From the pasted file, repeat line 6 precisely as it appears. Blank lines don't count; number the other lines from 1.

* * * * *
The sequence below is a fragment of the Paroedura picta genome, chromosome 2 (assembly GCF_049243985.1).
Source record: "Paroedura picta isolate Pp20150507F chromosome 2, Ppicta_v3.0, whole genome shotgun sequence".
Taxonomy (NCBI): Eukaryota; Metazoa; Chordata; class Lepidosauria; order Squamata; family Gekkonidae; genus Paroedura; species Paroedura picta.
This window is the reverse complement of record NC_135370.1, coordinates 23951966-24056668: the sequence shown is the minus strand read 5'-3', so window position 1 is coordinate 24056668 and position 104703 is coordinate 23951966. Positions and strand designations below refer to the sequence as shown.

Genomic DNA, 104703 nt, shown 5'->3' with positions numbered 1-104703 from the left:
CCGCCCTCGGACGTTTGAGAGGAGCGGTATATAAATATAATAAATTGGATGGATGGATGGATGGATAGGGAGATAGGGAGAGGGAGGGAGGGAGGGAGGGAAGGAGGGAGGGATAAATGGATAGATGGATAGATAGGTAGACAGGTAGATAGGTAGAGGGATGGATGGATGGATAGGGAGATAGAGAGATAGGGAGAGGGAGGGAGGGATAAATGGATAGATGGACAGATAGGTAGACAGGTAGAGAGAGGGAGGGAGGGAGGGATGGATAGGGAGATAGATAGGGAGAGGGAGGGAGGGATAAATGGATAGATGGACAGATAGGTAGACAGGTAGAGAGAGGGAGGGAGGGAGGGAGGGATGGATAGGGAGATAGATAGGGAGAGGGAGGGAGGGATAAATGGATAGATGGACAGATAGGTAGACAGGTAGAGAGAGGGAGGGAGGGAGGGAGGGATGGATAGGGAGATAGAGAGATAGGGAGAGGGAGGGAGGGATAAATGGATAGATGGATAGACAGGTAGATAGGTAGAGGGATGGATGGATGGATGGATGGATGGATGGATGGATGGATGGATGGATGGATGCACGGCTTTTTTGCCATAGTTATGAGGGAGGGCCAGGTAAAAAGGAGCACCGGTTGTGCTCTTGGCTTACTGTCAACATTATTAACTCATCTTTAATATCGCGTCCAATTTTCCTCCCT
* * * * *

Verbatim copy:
CCGCCCTCGGACGTTTGAGAGGAGCGGTATATAAATATAATAAATTGGATGGATGGATGGATGGATAGGGAGATAGGGAGAGGGAGGGAGGGAGGGAGGGAAGGAGGGAGGGATAAATGGATAGATGGATAGATAGGTAGACAGGTAGATAGGTAGAGGGATGGATGGATGGATAGGGAGATAGAGAGATAGGGAGAGGGAGGGAGGGATAAATGGATAGATGGACAGATAGGTAGACAGGTAGAGAGAGGGAGGGAGGGAGGGATGGATAGGGAGATAGATAGGGAGAGGGAGGGAGGGATAAATGGATAGATGGACAGATAGGTAGACAGGTAGAGAGAGGGAGGGAGGGAGGGAGGGATGGATAGGGAGATAGATAGGGAGAGGGAGGGAGGGATAAATGGATAGATGGACAGATAGGTAGACAGGTAGAGAGAGGGAGGGAGGGAGGGAGGGATGGATAGGGAGATAGAGAGATAGGGAGAGGGAGGGAGGGATAAATGGATAGATGGATAGACAGGTAGATAGGTAGAGGGATGGATGGATGGATGGATGGATGGATGGATGGATGGATGGATGGATGGATGCACGGCTTTTTTGCCATAGTTATGAGGGAGGGCCAGGTAAAAAGGAGCACCGGTTGTGCTCTTGGCTTACTGTCAACATTATTAACTCATCTTTAATATCGCGTCCAATTTTCCTCCCT